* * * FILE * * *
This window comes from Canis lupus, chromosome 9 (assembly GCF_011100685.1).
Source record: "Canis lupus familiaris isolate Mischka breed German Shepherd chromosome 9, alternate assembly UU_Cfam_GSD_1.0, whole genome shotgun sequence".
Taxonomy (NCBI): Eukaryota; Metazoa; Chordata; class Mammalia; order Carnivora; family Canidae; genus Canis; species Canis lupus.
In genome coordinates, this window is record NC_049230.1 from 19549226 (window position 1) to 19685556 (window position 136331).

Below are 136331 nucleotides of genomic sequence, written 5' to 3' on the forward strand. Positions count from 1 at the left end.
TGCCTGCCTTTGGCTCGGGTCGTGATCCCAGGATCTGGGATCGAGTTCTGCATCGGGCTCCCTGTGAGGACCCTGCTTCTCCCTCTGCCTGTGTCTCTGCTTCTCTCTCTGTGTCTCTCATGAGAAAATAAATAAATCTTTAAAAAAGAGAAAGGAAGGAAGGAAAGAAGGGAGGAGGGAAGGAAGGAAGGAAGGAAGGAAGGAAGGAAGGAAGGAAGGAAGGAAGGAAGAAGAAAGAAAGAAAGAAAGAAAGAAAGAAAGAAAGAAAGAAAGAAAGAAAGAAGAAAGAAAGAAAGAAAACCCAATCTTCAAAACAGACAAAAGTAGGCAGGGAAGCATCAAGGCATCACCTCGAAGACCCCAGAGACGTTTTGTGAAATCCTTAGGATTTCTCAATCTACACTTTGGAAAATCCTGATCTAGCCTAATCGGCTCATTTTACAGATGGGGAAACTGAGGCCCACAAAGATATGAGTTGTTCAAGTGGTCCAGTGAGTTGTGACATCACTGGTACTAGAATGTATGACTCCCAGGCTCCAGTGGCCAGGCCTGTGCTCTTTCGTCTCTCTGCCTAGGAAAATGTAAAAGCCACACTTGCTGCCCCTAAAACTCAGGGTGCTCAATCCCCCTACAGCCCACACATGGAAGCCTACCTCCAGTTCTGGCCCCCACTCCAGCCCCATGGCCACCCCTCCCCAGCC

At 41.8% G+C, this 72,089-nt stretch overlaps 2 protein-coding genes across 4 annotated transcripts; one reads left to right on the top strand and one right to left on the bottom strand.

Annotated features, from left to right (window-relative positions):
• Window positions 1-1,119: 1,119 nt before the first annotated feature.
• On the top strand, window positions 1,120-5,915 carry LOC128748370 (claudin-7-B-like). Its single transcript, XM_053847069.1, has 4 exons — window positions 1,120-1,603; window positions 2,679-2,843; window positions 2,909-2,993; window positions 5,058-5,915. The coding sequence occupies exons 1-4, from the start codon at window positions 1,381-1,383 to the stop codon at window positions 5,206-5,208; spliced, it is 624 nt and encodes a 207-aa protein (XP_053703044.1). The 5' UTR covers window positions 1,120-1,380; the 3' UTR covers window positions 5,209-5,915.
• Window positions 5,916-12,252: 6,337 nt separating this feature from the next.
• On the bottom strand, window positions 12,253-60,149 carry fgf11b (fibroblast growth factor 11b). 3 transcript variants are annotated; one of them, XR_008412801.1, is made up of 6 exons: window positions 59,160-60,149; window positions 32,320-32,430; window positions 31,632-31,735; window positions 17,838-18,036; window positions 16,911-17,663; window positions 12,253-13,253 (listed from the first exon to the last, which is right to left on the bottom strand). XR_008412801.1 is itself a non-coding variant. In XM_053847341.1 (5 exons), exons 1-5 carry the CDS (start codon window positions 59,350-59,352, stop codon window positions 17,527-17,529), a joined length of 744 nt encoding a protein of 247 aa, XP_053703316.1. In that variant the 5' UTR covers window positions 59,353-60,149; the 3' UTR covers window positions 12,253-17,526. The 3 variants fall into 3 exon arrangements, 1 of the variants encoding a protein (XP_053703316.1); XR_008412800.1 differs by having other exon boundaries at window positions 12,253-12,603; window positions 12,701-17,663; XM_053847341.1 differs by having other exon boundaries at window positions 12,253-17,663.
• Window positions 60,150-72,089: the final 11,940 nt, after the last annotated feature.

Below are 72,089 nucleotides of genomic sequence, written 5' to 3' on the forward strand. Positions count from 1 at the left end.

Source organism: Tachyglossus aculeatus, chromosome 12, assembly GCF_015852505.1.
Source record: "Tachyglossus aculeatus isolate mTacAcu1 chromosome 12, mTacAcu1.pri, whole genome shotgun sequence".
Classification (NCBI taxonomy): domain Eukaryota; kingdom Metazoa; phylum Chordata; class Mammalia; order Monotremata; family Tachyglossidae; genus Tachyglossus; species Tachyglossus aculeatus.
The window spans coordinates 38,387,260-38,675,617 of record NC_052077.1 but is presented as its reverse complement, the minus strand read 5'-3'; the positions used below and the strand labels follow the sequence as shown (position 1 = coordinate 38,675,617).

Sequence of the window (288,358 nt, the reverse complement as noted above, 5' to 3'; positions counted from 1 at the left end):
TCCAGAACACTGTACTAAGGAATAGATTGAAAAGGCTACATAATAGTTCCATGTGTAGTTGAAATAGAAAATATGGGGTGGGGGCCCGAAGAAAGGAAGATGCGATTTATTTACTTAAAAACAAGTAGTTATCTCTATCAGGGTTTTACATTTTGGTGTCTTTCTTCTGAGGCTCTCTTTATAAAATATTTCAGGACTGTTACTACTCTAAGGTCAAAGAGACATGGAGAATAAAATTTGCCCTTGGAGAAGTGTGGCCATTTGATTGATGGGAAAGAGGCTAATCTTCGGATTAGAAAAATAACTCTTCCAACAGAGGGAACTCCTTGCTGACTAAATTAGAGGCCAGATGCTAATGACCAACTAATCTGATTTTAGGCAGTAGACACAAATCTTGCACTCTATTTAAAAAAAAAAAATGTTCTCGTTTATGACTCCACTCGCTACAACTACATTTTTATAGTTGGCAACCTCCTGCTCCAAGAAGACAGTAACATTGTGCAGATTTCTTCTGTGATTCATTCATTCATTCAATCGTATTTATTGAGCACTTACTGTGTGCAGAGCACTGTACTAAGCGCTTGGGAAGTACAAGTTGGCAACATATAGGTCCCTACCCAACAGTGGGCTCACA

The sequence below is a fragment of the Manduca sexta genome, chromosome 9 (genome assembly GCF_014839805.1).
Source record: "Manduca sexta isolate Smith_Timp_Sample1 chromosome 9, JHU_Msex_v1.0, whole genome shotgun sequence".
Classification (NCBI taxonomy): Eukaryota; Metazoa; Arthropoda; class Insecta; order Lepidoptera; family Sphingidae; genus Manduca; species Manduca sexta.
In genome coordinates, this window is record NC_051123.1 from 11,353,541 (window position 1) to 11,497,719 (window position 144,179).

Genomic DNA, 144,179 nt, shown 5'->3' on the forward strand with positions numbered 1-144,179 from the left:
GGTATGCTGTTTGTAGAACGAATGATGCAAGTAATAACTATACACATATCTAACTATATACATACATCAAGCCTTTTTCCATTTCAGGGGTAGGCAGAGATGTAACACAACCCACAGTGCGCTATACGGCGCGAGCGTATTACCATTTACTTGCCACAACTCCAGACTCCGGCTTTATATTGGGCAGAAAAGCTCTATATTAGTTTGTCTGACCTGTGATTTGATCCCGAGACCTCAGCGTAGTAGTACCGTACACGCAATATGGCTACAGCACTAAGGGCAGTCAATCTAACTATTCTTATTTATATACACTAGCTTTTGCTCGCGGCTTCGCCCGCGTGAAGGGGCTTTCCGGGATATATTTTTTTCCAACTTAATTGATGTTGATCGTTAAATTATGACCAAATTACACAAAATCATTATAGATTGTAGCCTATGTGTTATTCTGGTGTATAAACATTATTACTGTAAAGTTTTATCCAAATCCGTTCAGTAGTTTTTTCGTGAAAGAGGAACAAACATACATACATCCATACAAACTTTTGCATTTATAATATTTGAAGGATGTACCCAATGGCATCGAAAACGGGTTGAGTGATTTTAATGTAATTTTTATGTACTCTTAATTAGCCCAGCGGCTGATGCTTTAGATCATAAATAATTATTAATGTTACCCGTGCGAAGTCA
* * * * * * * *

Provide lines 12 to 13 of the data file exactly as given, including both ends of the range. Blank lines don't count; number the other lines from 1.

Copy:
• On the bottom strand, window positions 12,253-60,149 carry fgf11b (fibroblast growth factor 11b). 3 transcript variants are annotated; one of them, XR_008412801.1, is made up of 6 exons: window positions 59,160-60,149; window positions 32,320-32,430; window positions 31,632-31,735; window positions 17,838-18,036; window positions 16,911-17,663; window positions 12,253-13,253 (listed from the first exon to the last, which is right to left on the bottom strand). XR_008412801.1 is itself a non-coding variant. In XM_053847341.1 (5 exons), exons 1-5 carry the CDS (start codon window positions 59,350-59,352, stop codon window positions 17,527-17,529), a joined length of 744 nt encoding a protein of 247 aa, XP_053703316.1. In that variant the 5' UTR covers window positions 59,353-60,149; the 3' UTR covers window positions 12,253-17,526. The 3 variants fall into 3 exon arrangements, 1 of the variants encoding a protein (XP_053703316.1); XR_008412800.1 differs by having other exon boundaries at window positions 12,253-12,603; window positions 12,701-17,663; XM_053847341.1 differs by having other exon boundaries at window positions 12,253-17,663.
• Window positions 60,150-72,089: the final 11,940 nt, after the last annotated feature.